Recent theoretical and empirical work has highlighted the role of domain-general, large-scale brain networks in generating emotional experiences. These networks are hypothesized to process aspects of emotional experiences that are not unique to a specific emotional category (e.g., “sadness,” “happiness”), but rather that generalize across categories. In this article, we examined the dynamic interactions (i.e., changing cohesiveness) between specific domain-general networks across time while participants experienced various instances of sadness, fear, and anger. We used a novel method for probing the network connectivity dynamics between two salience networks and three amygdala-based networks. We hypothesized, and found, that the functional connectivity between these networks covaried with the intensity of different emotional experiences. Stronger connectivity between the dorsal salience network and the medial amygdala network was associated with more intense ratings of emotional experience across six different instances of the three emotion categories examined. Also, stronger connectivity between the dorsal salience network and the ventrolateral amygdala network was associated with more intense ratings of emotional experience across five out of the six different instances. Our findings demonstrate that a variety of emotional experiences are associated with dynamic interactions of domain-general neural systems.
Bibliographical noteFunding Information:
We thank Alaina Baker for her assistance with editing the manuscript. This work was supported by a National Institutes of Health Director’s Pioneer Award (DP1OD003312) to L.F.B., a National Institute on Aging grant (R01 AG030311-06A1) to L.F.B., and Shared Instrumentation grants (1S10RR023401, 1S10RR019307, and 1S10RR023043) from the National Center for Research Resources. This study was also supported by a Dan David Scholarship to G.R., and by grants from the University of Chicago’s Arete Initiative “The Science of Virtues,” to T.H., G.R., and G.G.; the Israeli Defense Forces Medical Corps, to T.H. and R.A.; the U.S Department of Defense (W81XWH-11-2-0008) to T.H.; and BRAINTRAIN under the EU FP7 Health Cooperation Work Program (602186), to T.H. and G.R. The content is solely the responsibility of the authors and does not necessarily represent the official views of the National Center for Research Resources, the National Institutes of Health, or the National Institute on Aging. G.R., A.T., C.W.-M., S.A., T.H., and L.F.B. designed the study. G.R., A.T., T.H., and L.F.B. wrote the manuscript. G.R., A.T., T.H., L.F.B., G.G., C.W.-M., T.L., T.G., Y.J., S.A., R.A., and A.M.-K. analyzed the data. L.F.B. and T.H. contributed to the grant funding. The authors declare no conflicts of interest.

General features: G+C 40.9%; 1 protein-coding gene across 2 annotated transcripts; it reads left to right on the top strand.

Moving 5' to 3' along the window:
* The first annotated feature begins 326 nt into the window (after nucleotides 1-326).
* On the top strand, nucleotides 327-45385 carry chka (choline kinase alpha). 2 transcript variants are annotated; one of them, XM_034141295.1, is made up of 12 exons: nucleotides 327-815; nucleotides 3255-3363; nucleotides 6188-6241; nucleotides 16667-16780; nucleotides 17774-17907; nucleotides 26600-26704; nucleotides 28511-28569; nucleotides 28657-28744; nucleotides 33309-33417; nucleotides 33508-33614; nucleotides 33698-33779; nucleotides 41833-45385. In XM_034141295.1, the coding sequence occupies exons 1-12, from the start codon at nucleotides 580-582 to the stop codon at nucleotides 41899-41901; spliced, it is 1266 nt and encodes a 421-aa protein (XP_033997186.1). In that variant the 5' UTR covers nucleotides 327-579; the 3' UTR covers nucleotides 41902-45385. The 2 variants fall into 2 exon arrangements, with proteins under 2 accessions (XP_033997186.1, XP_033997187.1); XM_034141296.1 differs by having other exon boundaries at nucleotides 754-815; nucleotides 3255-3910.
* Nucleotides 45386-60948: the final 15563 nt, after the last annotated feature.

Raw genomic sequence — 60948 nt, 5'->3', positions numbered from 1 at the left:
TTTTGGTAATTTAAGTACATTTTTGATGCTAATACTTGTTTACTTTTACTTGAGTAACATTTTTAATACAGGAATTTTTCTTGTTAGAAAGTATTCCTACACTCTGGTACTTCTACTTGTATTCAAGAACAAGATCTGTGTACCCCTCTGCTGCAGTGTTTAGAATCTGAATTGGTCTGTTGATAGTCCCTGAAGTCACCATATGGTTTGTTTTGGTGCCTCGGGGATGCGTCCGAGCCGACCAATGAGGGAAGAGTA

© 2016, Psychonomic Society, Inc.
- Network cohesion
- Stimulus-induced functional connectivity
ASJC Scopus subject areas
- Cognitive Neuroscience
- Behavioral Neuroscience